Results 5 resources
Does private schooling narrow wealth inequalities in learning outcomes? Evidence from East AfricaAlcott, B., & Rose, P. - 2016 - Oxford Review of Education, 42(5), 495–510
In many low- and lower-middle-income countries, private schools are often considered to offer better quality of education than government schools. Yet, there is a lack of evidence to date on their role in reducing inequalities: namely, the extent to which private schooling improves learning among the most disadvantaged children. Our paper uses household survey data from Kenya, Tanzania, and Uganda to identify whether any observed impact of private schooling on core literacy and numeracy skills differs according to children’s household wealth. We demonstrate wealth gaps in access to private schooling, and use inferential models to account for observable differences between those who do and do not enrol in private schools. In Kenya and Uganda, we find that private schooling appears to improve the chances of children learning relative to their peers in government schools, but the chances of the poorest children learning in private schools remains low and is at best equivalent to the richest learning in government schools. In Tanzania, private schooling does not seem to improve poorer children’s learning, whereas it does for richer children. These findings raise a caution about the extent to which private provision can help narrow learning inequalities.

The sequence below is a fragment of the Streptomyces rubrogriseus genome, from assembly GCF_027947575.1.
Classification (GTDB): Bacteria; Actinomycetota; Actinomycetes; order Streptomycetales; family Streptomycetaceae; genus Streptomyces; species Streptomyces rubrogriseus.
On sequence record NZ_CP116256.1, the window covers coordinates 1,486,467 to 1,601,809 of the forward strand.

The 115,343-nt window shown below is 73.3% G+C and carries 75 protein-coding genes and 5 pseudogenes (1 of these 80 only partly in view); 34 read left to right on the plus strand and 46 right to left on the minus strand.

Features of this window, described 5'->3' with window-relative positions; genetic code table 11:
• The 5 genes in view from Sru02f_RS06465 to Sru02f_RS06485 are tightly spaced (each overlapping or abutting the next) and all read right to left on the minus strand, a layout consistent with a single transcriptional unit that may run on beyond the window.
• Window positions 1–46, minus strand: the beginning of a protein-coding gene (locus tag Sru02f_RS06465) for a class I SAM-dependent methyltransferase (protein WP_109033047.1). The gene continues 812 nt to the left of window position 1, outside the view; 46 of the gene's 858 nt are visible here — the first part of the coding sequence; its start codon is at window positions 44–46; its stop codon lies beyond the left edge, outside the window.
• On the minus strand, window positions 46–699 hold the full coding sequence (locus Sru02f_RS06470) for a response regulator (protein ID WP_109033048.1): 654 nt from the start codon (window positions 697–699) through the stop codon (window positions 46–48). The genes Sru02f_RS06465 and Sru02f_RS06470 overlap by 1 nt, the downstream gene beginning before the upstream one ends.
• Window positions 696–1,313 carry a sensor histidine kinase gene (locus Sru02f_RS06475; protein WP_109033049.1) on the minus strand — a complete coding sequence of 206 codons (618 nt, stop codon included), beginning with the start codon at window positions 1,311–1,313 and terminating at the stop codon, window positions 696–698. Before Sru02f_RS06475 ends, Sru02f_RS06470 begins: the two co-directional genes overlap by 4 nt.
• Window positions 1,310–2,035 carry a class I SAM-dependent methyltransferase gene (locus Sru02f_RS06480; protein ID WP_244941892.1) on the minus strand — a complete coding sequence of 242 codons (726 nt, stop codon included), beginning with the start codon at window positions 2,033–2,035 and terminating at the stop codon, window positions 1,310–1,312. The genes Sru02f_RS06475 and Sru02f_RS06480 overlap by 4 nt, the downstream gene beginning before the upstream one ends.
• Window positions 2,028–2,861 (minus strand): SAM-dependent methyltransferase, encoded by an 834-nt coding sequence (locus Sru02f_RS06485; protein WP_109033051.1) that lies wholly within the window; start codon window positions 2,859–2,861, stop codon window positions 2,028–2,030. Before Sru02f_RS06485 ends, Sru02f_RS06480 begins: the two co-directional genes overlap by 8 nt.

How equitable are South-North partnerships in education research? Evidence from sub-Saharan AfricaAsare, S., Mitchell, R., & Rose, P. - 2020 - Compare: A Journal of Comparative and International Education, 0(0), 1–20
This article explores equity with respect to South-North partnerships in the context of education research involving scholars based in sub-Saharan Africa. Drawing on large-scale bibliometric analysis of over 1,000 publications published in English between 2010 and 2018, it finds that participation in such partnerships favours a relatively small number of countries in sub-Saharan Africa. These collaborations appear to be reproducing gender imbalances in authorship. Complemented by interviews with 31 researchers based in the region, it further identifies examples of asymmetrical relationships alongside more positive partnerships and practices. Scholars based in sub-Saharan Africa were more likely to view partnerships initiated by researchers based in the region as equitable.
Mapping the landscape of education research by scholars based in sub-Saharan Africa Insights from the African Education Research DatabaseRose, P., Downing, P., Asare, S., & Mitchell, R. - 2019 - Zenodo
This report outlines key features of education research undertaken by scholars based in sub-Saharan Africa, as represented in the African Education Research Database. The database catalogues social science research with implications for education policy and practice in sub-Saharan Africa, published in reputable journals and written by at least one researcher based in the region. In exclusively cataloguing research conducted by researchers based in sub-Saharan Africa, the African Education Research Database is a unique resource for educational development research and policy in the region.
Covid-19, EdTech, and Survey Alignment in Education (Working Paper No. 13)Fitzpatrick, R., McIntyre, N., Wilson, S., & Rose, P. - 2020